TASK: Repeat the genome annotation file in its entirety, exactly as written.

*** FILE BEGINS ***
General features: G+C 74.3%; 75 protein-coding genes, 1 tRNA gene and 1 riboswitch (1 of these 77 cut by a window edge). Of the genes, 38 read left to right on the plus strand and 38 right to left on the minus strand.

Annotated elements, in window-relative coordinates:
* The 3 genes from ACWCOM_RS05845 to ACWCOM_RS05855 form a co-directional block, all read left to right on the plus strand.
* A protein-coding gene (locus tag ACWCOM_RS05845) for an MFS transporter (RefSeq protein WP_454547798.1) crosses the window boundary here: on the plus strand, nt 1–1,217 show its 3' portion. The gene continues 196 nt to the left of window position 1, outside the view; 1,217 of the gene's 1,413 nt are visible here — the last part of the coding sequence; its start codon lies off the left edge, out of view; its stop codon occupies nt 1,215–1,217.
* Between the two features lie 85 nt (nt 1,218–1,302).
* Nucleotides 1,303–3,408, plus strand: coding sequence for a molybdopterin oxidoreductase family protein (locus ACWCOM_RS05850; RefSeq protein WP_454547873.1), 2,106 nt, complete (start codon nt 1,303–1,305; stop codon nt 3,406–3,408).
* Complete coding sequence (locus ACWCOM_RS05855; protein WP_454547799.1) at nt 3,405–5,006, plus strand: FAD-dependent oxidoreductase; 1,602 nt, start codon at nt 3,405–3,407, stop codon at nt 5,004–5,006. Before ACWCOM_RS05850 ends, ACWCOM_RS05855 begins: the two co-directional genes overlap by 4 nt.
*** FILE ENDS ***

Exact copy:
General features: G+C 74.3%; 75 protein-coding genes, 1 tRNA gene and 1 riboswitch (1 of these 77 cut by a window edge). Of the genes, 38 read left to right on the plus strand and 38 right to left on the minus strand.

Annotated elements, in window-relative coordinates:
* The 3 genes from ACWCOM_RS05845 to ACWCOM_RS05855 form a co-directional block, all read left to right on the plus strand.
* A protein-coding gene (locus tag ACWCOM_RS05845) for an MFS transporter (RefSeq protein WP_454547798.1) crosses the window boundary here: on the plus strand, nt 1–1,217 show its 3' portion. The gene continues 196 nt to the left of window position 1, outside the view; 1,217 of the gene's 1,413 nt are visible here — the last part of the coding sequence; its start codon lies off the left edge, out of view; its stop codon occupies nt 1,215–1,217.
* Between the two features lie 85 nt (nt 1,218–1,302).
* Nucleotides 1,303–3,408, plus strand: coding sequence for a molybdopterin oxidoreductase family protein (locus ACWCOM_RS05850; RefSeq protein WP_454547873.1), 2,106 nt, complete (start codon nt 1,303–1,305; stop codon nt 3,406–3,408).
* Complete coding sequence (locus ACWCOM_RS05855; protein WP_454547799.1) at nt 3,405–5,006, plus strand: FAD-dependent oxidoreductase; 1,602 nt, start codon at nt 3,405–3,407, stop codon at nt 5,004–5,006. Before ACWCOM_RS05850 ends, ACWCOM_RS05855 begins: the two co-directional genes overlap by 4 nt.